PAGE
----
A – Well we were off slightly: We recorded on 5 data-logged runs an actual average 79% reduction in power required for the trailing aircraft. But this was because the test was performed with dissimilar aircraft. When we later accounted for this in our aero modeling, the predicted and experimental results matched quite closely.
Q – Why don’t pilots use vortex formations to save fuel?
A – The workload is much too high to be practical.
Q – Are vortex formations similar to the flight formations seen in aerobatic shows?
A – Only superficially. In an aerobatic show, the focus is on appearance from the ground. In vortex formation flight, the trailing aircraft has to constantly hunt for a sweet spot where drag is minimized, and the leader position has to be rotated among all the aircraft.
Q – What is an adaptive autopilot? What is special about your vortex autopilots?
A – An adaptive autopilot uses artificial intelligence and self-learning to mimic what an intelligent pilot can do. In our approach, we use a technology that Tony has worked on for many years that has been flight tested on many different types of military aircraft. Tony received the Aerospace Guidance, Navigation and Control Award in 2010 for this technology, only the second time the award was given.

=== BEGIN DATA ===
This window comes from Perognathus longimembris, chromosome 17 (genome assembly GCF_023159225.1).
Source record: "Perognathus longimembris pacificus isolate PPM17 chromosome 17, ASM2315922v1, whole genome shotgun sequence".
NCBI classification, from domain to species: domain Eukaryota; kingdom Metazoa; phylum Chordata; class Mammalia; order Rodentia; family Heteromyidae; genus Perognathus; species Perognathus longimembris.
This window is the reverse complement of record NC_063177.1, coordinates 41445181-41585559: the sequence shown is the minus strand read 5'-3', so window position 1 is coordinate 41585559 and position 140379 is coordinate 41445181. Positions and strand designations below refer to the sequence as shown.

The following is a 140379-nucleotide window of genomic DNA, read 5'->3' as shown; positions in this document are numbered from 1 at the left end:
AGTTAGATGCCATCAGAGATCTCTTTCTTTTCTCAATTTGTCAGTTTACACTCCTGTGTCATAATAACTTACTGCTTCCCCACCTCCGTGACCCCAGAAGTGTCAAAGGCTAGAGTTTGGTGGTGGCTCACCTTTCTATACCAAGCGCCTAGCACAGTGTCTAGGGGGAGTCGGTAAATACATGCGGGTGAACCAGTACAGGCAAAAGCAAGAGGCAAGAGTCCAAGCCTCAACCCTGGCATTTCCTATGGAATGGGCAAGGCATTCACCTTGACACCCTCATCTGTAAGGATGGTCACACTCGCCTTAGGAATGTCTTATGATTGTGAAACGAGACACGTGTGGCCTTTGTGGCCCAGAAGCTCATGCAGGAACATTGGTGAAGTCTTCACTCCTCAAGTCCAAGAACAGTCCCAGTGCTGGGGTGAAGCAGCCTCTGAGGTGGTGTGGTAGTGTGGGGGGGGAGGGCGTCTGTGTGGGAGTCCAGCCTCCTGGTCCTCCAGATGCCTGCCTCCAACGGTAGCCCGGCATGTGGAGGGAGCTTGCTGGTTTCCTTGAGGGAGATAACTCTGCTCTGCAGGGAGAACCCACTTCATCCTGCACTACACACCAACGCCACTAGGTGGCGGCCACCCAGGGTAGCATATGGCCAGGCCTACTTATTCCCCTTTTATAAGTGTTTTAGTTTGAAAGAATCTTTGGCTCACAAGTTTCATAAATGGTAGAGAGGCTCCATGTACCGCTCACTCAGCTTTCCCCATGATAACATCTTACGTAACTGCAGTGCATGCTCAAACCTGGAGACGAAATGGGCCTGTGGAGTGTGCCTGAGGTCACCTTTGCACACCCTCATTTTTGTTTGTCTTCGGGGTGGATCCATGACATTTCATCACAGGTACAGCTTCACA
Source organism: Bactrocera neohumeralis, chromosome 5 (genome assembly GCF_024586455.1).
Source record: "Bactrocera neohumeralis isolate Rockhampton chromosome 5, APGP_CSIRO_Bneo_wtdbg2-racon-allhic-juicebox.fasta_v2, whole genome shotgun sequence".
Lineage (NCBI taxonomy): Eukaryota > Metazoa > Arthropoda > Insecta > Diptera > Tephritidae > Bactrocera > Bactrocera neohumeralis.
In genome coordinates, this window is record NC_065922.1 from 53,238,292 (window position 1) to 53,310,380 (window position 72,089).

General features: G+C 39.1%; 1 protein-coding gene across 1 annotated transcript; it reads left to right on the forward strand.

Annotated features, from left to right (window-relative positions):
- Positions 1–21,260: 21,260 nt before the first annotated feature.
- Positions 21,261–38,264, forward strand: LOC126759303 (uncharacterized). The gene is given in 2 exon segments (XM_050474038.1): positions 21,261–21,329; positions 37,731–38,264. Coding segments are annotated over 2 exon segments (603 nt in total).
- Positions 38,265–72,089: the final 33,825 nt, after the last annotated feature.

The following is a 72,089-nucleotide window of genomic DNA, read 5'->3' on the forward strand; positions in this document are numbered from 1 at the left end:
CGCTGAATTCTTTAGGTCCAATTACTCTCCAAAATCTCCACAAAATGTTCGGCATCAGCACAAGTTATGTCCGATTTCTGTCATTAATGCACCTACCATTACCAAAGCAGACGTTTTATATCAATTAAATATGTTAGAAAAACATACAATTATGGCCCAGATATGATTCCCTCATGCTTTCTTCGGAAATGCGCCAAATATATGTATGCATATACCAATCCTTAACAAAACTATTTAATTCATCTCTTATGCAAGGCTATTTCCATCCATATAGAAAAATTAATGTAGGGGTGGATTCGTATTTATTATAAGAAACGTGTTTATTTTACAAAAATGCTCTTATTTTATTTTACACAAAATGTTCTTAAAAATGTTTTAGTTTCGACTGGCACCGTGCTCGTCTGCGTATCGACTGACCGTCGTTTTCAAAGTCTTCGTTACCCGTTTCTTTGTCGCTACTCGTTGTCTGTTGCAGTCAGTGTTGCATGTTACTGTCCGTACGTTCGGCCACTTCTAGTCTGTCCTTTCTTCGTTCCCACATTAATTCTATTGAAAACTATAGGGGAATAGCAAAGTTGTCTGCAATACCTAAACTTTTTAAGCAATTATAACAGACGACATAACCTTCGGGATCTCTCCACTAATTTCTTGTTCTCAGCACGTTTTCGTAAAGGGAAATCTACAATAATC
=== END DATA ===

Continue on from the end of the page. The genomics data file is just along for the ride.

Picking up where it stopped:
Q – How is collision avoidance accomplished?
A – By broadcasting and sharing GPS data with respect to position and velocity among the aircraft. Tony pioneered and flight tested methods for vortex formation flight and collision avoidance. We later applied his research to the field of guided parafoils, and demonstrated how a swarm of parafoils can be deployed, brought into a formation and flown to a precision landing at a target site. All of this work was documented in an article authored by Tony and me entitled “Swarming/Flocking and Collision Avoidance for Mass Airdrop of Autonomous Guided Parafoils,” which was published in the July-August, 2008 issue of the AIAA Journal of Guidance, Control and Dynamics.